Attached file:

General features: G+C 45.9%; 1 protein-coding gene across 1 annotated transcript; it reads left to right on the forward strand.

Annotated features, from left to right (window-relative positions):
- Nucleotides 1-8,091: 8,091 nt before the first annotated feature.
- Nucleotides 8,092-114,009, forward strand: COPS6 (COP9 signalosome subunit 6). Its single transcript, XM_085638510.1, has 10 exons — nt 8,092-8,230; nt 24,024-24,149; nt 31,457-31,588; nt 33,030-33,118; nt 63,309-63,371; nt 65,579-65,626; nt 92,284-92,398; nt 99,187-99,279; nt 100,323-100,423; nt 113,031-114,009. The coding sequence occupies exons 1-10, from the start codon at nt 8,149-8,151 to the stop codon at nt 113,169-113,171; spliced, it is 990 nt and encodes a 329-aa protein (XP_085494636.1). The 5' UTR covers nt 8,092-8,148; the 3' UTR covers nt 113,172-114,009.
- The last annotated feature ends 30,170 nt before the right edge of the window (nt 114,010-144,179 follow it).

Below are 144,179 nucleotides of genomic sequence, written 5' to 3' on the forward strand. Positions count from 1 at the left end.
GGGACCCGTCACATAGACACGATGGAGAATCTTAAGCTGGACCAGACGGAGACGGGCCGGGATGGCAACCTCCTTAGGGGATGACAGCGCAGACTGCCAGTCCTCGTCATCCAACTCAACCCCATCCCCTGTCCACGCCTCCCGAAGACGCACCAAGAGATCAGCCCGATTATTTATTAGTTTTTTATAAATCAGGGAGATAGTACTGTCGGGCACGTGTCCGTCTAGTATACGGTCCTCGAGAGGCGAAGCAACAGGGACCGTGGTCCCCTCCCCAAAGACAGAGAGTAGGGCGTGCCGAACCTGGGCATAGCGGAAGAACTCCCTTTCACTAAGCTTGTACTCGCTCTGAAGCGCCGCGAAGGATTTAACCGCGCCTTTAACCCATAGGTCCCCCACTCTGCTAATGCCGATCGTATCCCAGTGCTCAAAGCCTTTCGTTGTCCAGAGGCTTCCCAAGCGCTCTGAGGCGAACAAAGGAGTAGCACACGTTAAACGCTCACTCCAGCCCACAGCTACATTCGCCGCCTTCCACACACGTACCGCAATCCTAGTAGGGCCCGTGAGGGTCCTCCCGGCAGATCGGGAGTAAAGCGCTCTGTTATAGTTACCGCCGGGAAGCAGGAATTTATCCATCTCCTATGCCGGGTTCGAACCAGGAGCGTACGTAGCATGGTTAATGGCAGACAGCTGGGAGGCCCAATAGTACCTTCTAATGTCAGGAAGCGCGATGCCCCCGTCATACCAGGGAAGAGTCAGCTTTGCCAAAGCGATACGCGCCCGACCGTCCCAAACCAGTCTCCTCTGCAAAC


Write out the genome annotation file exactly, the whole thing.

General features: G+C 45.9%; 1 protein-coding gene across 1 annotated transcript; it reads left to right on the forward strand.

Annotated features, from left to right (window-relative positions):
- Nucleotides 1-8,091: 8,091 nt before the first annotated feature.
- Nucleotides 8,092-114,009, forward strand: COPS6 (COP9 signalosome subunit 6). Its single transcript, XM_085638510.1, has 10 exons — nt 8,092-8,230; nt 24,024-24,149; nt 31,457-31,588; nt 33,030-33,118; nt 63,309-63,371; nt 65,579-65,626; nt 92,284-92,398; nt 99,187-99,279; nt 100,323-100,423; nt 113,031-114,009. The coding sequence occupies exons 1-10, from the start codon at nt 8,149-8,151 to the stop codon at nt 113,169-113,171; spliced, it is 990 nt and encodes a 329-aa protein (XP_085494636.1). The 5' UTR covers nt 8,092-8,148; the 3' UTR covers nt 113,172-114,009.
- The last annotated feature ends 30,170 nt before the right edge of the window (nt 114,010-144,179 follow it).

Below are 144,179 nucleotides of genomic sequence, written 5' to 3' on the forward strand. Positions count from 1 at the left end.
GGGACCCGTCACATAGACACGATGGAGAATCTTAAGCTGGACCAGACGGAGACGGGCCGGGATGGCAACCTCCTTAGGGGATGACAGCGCAGACTGCCAGTCCTCGTCATCCAACTCAACCCCATCCCCTGTCCACGCCTCCCGAAGACGCACCAAGAGATCAGCCCGATTATTTATTAGTTTTTTATAAATCAGGGAGATAGTACTGTCGGGCACGTGTCCGTCTAGTATACGGTCCTCGAGAGGCGAAGCAACAGGGACCGTGGTCCCCTCCCCAAAGACAGAGAGTAGGGCGTGCCGAACCTGGGCATAGCGGAAGAACTCCCTTTCACTAAGCTTGTACTCGCTCTGAAGCGCCGCGAAGGATTTAACCGCGCCTTTAACCCATAGGTCCCCCACTCTGCTAATGCCGATCGTATCCCAGTGCTCAAAGCCTTTCGTTGTCCAGAGGCTTCCCAAGCGCTCTGAGGCGAACAAAGGAGTAGCACACGTTAAACGCTCACTCCAGCCCACAGCTACATTCGCCGCCTTCCACACACGTACCGCAATCCTAGTAGGGCCCGTGAGGGTCCTCCCGGCAGATCGGGAGTAAAGCGCTCTGTTATAGTTACCGCCGGGAAGCAGGAATTTATCCATCTCCTATGCCGGGTTCGAACCAGGAGCGTACGTAGCATGGTTAATGGCAGACAGCTGGGAGGCCCAATAGTACCTTCTAATGTCAGGAAGCGCGATGCCCCCGTCATACCAGGGAAGAGTCAGCTTTGCCAAAGCGATACGCGCCCGACCGTCCCAAACCAGTCTCCTCTGCAAAC